The two word pictures used are:
The Plax (A Letter from Christ)
Clearly, you are a letter from Christ showing the result of our ministry among you. This “letter” is written not with pen and ink, but with the Spirit of the living God. It is carved not on tablets of stone, but on human hearts.2 Cor 3:3
The Plax were quite unique in the Ancient Near East. A message was carved on a clay tablet and then the message on clay was encased in a clay envelope upon which the same message was written once again. The message was then sent to a dignitary or ruler by messenger. The message on the outside of the envelope was read and then the clay envelope was broken in order to verify the message on the inside was the same as the message on the outside.
God plans the same principle for us. The message on the inside of us (our inner core) must be the same as what all observers see on the outside. In order for this verification process to take place God often puts us through a process of brokenness. That process is used by God to test our authenticity and to use adversity to forge a deeper level of trust in Him in our inner being. But we want to avoid the process of brokenness either because of the pain it brings or because we have a false notion of how God works in our lives. While we strive to avoid facing the foibles and shortcomings within us, God is wanting us to own them and confess them. By doing so we free ourselves from our own self-appointed prisons.
The Ostraca (Vessels of Brokenness)
We now have this light shining in our hearts, but we ourselves are like fragile clay jars containing this great treasure. This makes it clear that our great power is from God, not from ourselves.2 Cor 4:7
A large earthenware vessel stood inside the door of an ancient villa or estate house filled with water called the “Vessel of Honour”. The vessels of honour contained the water used for washing the feet of all guests or visitors to the house. Over time these huge jars would become cracked and would begin to leak water. Such vessels would then be termed “ostraca”, indicating they could only be used again when they were broken. Any cracked or damaged vessel was placed in the storage area for ostracon (singular), these jars were called ostraca, the collective term given to all such damaged vessels before they were broken in order to be used again. The fragments of pottery could then used as “note paper”, fragments to cast a vote with or as instruments to be used for scraping and curing leather or any other suitable household tasks. Ostraca became a symbol of brokenness. We are vessels of brokenness in the LORD’s hands as He uses the hurts and hard times we go through in order to fashion His glory within us.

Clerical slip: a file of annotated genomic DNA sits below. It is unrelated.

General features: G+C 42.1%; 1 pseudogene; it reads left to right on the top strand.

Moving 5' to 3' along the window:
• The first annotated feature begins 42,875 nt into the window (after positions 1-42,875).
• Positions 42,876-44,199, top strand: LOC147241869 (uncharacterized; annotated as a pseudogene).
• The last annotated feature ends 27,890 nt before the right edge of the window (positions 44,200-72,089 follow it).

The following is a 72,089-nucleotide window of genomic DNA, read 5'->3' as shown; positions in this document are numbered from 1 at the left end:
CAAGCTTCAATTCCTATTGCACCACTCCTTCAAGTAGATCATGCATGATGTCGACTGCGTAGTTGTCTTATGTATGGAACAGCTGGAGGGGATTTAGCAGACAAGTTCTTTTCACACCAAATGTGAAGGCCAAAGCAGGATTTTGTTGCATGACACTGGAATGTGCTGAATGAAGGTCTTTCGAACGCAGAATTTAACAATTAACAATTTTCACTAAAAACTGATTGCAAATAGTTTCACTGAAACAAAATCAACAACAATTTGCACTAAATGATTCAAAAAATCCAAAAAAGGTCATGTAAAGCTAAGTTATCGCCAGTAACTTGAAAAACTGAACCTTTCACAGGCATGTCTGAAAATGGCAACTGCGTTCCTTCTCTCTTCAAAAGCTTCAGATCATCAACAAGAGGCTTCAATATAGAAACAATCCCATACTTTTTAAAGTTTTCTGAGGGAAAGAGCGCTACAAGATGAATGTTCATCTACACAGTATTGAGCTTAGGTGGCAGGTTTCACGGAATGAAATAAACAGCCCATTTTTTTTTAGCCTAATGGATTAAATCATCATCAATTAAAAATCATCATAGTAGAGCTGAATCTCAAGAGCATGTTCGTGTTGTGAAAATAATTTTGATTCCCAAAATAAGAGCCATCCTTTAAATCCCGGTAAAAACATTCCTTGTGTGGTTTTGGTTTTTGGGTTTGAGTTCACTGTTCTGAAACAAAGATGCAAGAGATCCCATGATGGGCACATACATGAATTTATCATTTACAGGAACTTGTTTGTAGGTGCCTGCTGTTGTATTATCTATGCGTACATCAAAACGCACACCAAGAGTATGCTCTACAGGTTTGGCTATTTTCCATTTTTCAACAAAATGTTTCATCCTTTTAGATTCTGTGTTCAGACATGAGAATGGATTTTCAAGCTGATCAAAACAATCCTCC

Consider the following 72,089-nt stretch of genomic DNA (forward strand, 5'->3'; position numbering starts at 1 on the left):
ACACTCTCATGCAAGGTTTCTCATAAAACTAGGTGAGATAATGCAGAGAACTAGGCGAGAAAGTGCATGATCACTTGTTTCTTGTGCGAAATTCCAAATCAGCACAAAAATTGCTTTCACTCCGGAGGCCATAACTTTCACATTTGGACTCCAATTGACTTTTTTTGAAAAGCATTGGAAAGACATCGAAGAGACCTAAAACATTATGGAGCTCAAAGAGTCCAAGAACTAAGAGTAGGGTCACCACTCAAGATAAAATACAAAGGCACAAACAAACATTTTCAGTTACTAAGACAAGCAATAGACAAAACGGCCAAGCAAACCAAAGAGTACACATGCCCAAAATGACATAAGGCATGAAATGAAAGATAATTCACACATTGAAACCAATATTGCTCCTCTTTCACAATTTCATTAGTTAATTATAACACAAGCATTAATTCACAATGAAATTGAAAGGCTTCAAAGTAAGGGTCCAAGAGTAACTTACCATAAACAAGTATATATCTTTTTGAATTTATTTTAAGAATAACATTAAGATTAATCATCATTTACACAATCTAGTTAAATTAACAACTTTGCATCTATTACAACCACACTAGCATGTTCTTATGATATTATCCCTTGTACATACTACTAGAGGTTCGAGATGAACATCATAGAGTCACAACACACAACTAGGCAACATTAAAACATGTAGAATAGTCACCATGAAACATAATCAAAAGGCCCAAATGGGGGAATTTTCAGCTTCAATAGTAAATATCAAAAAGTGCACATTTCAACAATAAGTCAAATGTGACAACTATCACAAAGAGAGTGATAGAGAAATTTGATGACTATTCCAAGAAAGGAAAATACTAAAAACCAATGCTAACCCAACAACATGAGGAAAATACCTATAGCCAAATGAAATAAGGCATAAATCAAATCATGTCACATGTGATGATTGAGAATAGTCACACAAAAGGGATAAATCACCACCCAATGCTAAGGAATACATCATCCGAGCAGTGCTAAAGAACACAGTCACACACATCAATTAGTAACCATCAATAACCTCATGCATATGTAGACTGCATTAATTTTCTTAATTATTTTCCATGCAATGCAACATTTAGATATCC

In the context of Paul’s second letter to the Corinthians, he makes it abundantly clear that God’s intention is to break the outer shell of our lives which we use to protect ourselves from prying eyes . His intent is that we are open and honest about our imperfections in order to give glory to Him when confessing that whatever He has accomplished in us has been because of His strength working in our weakness.
If you will now read through all of Paul’s second letter to the Corinthians with that theme in mind, you will have a greater understanding of what Paul was talking about. You will also understand why this letter includes a polemic against the attitude of the super apostles and false teachers who claim a true apostle is one who is eloquent, successful, polished and manifests the marks of success. Whereas in reality God Himself brings about a deeper work in our souls through the process of brokenness, pain and suffering.
In the following Nuggets I will explain this process more fully and demonstrate why this principle is true from Scripture.